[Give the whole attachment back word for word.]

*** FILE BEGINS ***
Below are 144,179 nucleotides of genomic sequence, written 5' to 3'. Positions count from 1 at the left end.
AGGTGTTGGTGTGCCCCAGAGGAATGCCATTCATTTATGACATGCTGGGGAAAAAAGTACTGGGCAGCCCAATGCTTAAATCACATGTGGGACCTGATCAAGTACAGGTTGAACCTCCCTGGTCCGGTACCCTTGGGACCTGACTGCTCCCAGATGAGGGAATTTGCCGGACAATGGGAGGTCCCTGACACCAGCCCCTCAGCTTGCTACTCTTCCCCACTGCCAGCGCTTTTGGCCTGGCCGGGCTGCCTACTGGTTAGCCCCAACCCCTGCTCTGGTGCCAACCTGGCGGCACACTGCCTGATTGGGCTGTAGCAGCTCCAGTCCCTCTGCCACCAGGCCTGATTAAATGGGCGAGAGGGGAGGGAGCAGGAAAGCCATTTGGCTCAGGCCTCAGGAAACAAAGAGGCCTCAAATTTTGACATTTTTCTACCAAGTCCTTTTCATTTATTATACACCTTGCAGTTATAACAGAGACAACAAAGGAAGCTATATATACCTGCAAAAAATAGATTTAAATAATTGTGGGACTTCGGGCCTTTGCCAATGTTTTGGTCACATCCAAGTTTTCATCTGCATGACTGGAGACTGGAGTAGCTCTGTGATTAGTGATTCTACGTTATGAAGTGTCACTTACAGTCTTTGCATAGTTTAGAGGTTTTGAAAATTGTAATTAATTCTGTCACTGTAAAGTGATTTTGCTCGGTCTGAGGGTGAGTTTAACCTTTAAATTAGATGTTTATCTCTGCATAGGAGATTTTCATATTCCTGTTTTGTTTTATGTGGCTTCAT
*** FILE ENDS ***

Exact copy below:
Below are 144,179 nucleotides of genomic sequence, written 5' to 3'. Positions count from 1 at the left end.
AGGTGTTGGTGTGCCCCAGAGGAATGCCATTCATTTATGACATGCTGGGGAAAAAAGTACTGGGCAGCCCAATGCTTAAATCACATGTGGGACCTGATCAAGTACAGGTTGAACCTCCCTGGTCCGGTACCCTTGGGACCTGACTGCTCCCAGATGAGGGAATTTGCCGGACAATGGGAGGTCCCTGACACCAGCCCCTCAGCTTGCTACTCTTCCCCACTGCCAGCGCTTTTGGCCTGGCCGGGCTGCCTACTGGTTAGCCCCAACCCCTGCTCTGGTGCCAACCTGGCGGCACACTGCCTGATTGGGCTGTAGCAGCTCCAGTCCCTCTGCCACCAGGCCTGATTAAATGGGCGAGAGGGGAGGGAGCAGGAAAGCCATTTGGCTCAGGCCTCAGGAAACAAAGAGGCCTCAAATTTTGACATTTTTCTACCAAGTCCTTTTCATTTATTATACACCTTGCAGTTATAACAGAGACAACAAAGGAAGCTATATATACCTGCAAAAAATAGATTTAAATAATTGTGGGACTTCGGGCCTTTGCCAATGTTTTGGTCACATCCAAGTTTTCATCTGCATGACTGGAGACTGGAGTAGCTCTGTGATTAGTGATTCTACGTTATGAAGTGTCACTTACAGTCTTTGCATAGTTTAGAGGTTTTGAAAATTGTAATTAATTCTGTCACTGTAAAGTGATTTTGCTCGGTCTGAGGGTGAGTTTAACCTTTAAATTAGATGTTTATCTCTGCATAGGAGATTTTCATATTCCTGTTTTGTTTTATGTGGCTTCAT